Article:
The Lifelong Impact of a Semester Abroad
The opportunity to participate in Global Semester was the reason Meg Hawley ’82 chose to attend St. Olaf College.
The experience she had traveling the world for five months with fellow Oles was so powerful that it set the course for the rest of her life, leading to a distinguished career as a U.S. diplomat. She has spent more than 30 years living and working abroad, serving the State Department in eight different countries. She negotiated U.S. positions on trade and agriculture policy with the European Union, managed U.S. assistance to the World Food Program in Mali, oversaw U.S. energy policy across Africa, and organized visits by President Obama and then–Vice President Biden to South Korea.
“Working as a diplomat has its challenges, including frequent moves and potential evacuations, but offers a rich life experience while serving one’s country,” she says.
And it all started by studying abroad at St. Olaf.
“St. Olaf’s Global Semester offers an unparalleled study and adventure experience that has the potential to whet one’s appetite for more of the same, as it did for me,” says Hawley, who currently lives in Stuttgart, Germany. “I’m grateful to St. Olaf for this global study adventure and for the long-lasting friendships that ensued.”
St. Olaf’s Global Semester offers an unparalleled study and adventure experience that has the potential to whet one’s appetite for more of the same, as it did for me. I’m grateful to St. Olaf for this global study adventure and for the long-lasting friendships that ensued.Meg Hawley ’82
The strength of those friendships was on full display this summer, when the Global Semester participants Hawley traveled with more than four decades ago gathered for a reunion. The gathering — organized by David Buck ’82, Kristine Dale Kawamura ’82, Ellen Mueller Heisel ’81, David Midthun ’80, and Jeanne Hulstrand Berget ’82 — offered an opportunity for these Oles to reflect on the impact that studying abroad has had on their careers, their relationships, and the ways they’ve chosen to serve others.
“My five-month study abroad experience was perhaps the most profound and impactful experience of my life,” Buck says, noting that studying abroad can open the eyes of a 20-year old student in ways a textbook can’t. He says he learned to see and appreciate differences through studying abroad, but the experience also helped him understand that people around the world are more alike than they are different. “People everywhere generally strive to prosper, love their family, and are willing to help others … all just as we do.”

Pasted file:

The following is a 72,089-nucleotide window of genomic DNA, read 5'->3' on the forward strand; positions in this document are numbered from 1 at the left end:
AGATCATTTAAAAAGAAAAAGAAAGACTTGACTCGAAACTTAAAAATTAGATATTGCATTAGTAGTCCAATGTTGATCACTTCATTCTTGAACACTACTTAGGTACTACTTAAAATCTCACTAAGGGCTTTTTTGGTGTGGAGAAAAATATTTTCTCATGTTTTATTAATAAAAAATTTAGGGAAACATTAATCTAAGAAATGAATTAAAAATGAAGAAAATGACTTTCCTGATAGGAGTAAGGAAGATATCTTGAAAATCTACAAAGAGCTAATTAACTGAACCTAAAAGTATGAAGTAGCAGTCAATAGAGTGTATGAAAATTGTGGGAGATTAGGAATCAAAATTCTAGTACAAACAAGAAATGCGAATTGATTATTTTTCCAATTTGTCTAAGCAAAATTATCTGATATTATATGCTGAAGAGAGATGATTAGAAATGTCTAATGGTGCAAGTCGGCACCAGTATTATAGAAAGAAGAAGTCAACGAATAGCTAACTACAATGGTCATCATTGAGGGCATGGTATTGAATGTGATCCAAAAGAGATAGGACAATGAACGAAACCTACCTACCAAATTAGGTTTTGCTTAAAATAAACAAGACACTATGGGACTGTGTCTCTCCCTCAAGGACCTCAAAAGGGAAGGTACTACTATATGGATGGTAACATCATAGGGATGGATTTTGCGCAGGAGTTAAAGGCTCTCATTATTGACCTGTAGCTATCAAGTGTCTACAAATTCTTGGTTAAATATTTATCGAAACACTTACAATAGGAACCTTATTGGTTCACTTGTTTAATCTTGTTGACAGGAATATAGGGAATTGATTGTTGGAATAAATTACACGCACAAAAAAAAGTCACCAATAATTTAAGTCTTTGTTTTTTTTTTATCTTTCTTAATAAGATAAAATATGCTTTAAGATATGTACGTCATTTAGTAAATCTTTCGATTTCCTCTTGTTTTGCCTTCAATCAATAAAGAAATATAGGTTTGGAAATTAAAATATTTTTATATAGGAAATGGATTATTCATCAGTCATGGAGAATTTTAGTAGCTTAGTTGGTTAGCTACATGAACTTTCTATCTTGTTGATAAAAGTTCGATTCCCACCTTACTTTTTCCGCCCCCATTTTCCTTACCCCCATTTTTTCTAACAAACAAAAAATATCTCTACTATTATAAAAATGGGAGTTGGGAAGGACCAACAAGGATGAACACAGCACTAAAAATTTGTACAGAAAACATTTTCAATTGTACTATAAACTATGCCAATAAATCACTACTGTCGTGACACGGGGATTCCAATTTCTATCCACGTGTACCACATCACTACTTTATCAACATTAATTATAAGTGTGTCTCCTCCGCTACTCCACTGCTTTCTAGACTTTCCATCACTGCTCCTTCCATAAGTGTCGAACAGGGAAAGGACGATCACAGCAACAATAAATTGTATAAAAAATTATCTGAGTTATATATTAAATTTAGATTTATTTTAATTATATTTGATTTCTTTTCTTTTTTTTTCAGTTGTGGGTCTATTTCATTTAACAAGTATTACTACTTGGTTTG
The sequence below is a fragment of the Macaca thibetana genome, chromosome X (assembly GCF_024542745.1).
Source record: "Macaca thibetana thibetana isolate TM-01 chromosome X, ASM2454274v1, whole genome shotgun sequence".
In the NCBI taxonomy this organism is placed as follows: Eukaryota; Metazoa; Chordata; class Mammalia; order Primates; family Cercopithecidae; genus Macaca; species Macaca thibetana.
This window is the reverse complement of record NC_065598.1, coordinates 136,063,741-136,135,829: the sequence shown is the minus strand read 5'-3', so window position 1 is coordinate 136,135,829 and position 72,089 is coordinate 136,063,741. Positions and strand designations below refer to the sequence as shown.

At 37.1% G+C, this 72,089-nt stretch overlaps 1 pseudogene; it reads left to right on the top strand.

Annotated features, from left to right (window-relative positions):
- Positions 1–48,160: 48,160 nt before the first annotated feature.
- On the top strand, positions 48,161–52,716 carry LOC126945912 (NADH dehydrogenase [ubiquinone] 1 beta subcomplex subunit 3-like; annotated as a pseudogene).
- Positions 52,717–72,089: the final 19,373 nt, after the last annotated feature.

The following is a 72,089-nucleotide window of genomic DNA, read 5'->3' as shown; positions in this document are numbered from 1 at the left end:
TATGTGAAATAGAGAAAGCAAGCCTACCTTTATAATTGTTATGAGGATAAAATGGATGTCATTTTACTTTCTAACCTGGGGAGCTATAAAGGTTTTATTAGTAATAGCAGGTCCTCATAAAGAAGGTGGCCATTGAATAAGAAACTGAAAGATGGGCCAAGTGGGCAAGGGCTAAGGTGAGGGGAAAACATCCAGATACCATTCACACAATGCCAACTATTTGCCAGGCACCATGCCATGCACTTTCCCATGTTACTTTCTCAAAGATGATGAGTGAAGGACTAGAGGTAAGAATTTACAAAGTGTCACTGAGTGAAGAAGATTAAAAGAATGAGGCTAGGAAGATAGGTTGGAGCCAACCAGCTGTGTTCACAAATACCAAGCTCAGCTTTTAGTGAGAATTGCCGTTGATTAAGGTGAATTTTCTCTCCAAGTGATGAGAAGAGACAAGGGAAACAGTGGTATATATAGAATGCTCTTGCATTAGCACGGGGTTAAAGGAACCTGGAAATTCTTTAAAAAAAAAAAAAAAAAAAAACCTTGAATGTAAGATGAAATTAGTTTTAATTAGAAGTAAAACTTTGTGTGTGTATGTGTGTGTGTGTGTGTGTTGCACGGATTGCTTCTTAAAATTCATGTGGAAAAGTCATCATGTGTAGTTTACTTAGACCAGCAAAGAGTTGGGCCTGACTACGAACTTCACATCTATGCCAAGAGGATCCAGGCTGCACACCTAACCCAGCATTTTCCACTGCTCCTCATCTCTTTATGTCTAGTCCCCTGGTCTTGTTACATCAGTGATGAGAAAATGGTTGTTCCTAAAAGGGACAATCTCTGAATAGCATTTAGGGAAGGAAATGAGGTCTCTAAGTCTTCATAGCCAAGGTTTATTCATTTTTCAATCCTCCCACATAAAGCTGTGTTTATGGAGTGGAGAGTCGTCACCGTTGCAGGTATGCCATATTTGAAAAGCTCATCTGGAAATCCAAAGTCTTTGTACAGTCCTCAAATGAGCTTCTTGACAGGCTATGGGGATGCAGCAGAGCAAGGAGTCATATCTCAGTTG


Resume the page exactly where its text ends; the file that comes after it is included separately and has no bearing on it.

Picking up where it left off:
Midthun agrees, noting that he thinks the worldview many Americans have would benefit substantially from time spent studying abroad. “Global changed the lens through which I look at the world, and has certainly added seasoning to many interpersonal interactions,” he says.
After graduating from St. Olaf, Midthun attended medical school and became a pulmonologist at Mayo Clinic. The experiences he had on Global led him to participate in mission trips to Honduras, Bolivia, and Kenya, as well as work-related trips to Japan, China, Korea, Taiwan, and Europe.
“The life I have been fortunate enough to lead caught flight on Global,” Midthun says.
The lasting impact of studying abroad can often be difficult for current students — or even more recent alumni — to fully see just yet. But 40 years on, Buck says, it’s crystal clear. As members of his Global Group, along with program leaders Bill and Char Carlson, reminisced over photos, scrapbooks, and even a video documenting their travels, they reflected on the innumerable ways the experience had shaped their lives. It’s something Buck has continued to think about in the months since the reunion.
“Study abroad was a kind of summons — it invoked in me a kind of spiritual or grateful response to be compassionate and give back,” he says. “Ultimately, it helped me appreciate what Howard Thurman said: ‘Ask what makes you come alive, and go do it. Because what the world needs is people who have come alive.'”